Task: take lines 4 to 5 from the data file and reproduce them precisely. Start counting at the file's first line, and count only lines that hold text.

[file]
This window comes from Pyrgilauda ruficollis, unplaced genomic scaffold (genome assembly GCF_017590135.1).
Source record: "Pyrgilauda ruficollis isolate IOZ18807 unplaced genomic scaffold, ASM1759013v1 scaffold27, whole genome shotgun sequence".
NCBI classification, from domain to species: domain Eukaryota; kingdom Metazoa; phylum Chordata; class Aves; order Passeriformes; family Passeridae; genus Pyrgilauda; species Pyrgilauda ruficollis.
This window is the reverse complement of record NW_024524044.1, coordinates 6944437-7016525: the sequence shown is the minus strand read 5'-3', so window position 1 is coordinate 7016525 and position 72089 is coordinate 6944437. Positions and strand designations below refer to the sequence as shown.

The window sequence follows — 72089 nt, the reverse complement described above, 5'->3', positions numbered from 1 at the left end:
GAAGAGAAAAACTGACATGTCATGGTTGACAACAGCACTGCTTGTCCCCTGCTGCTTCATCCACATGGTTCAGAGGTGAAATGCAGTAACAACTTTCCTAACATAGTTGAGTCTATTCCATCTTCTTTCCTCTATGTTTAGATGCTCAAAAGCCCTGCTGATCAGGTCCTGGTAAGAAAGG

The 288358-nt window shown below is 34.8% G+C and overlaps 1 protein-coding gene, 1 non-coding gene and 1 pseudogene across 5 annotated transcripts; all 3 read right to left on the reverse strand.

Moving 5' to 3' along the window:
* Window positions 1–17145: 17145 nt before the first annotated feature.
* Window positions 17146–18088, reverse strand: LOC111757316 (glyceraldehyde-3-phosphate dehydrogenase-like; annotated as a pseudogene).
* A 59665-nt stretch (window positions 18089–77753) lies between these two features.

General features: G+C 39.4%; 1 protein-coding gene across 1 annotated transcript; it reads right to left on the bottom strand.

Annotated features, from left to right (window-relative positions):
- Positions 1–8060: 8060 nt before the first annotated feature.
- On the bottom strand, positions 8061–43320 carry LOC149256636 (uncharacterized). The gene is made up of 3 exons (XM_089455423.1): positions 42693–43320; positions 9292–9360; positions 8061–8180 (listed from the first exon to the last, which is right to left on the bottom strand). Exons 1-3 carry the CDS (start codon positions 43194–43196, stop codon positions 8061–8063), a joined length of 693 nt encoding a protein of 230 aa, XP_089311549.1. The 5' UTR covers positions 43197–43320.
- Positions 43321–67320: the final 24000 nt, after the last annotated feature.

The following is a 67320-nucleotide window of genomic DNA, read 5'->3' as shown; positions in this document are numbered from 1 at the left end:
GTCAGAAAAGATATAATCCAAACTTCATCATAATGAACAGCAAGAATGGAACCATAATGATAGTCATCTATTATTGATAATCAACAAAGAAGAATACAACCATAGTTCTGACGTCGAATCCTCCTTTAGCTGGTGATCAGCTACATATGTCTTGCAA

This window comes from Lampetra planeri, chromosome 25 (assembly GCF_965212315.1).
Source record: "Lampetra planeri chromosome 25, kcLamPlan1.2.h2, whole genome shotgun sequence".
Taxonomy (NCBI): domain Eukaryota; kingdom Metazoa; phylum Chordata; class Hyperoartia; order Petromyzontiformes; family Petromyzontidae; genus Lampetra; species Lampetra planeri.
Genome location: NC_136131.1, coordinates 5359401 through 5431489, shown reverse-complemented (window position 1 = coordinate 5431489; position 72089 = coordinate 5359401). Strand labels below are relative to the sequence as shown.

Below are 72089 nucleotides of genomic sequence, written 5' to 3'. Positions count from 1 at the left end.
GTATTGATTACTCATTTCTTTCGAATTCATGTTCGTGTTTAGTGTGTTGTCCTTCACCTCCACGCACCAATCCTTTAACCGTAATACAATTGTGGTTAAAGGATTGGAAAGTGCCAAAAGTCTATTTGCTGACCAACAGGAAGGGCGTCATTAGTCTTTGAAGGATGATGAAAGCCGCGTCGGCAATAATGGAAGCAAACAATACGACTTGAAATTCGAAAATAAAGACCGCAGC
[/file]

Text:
This window is the reverse complement of record NW_024524044.1, coordinates 6944437-7016525: the sequence shown is the minus strand read 5'-3', so window position 1 is coordinate 7016525 and position 72089 is coordinate 6944437. Positions and strand designations below refer to the sequence as shown.

The window sequence follows — 72089 nt, the reverse complement described above, 5'->3', positions numbered from 1 at the left end: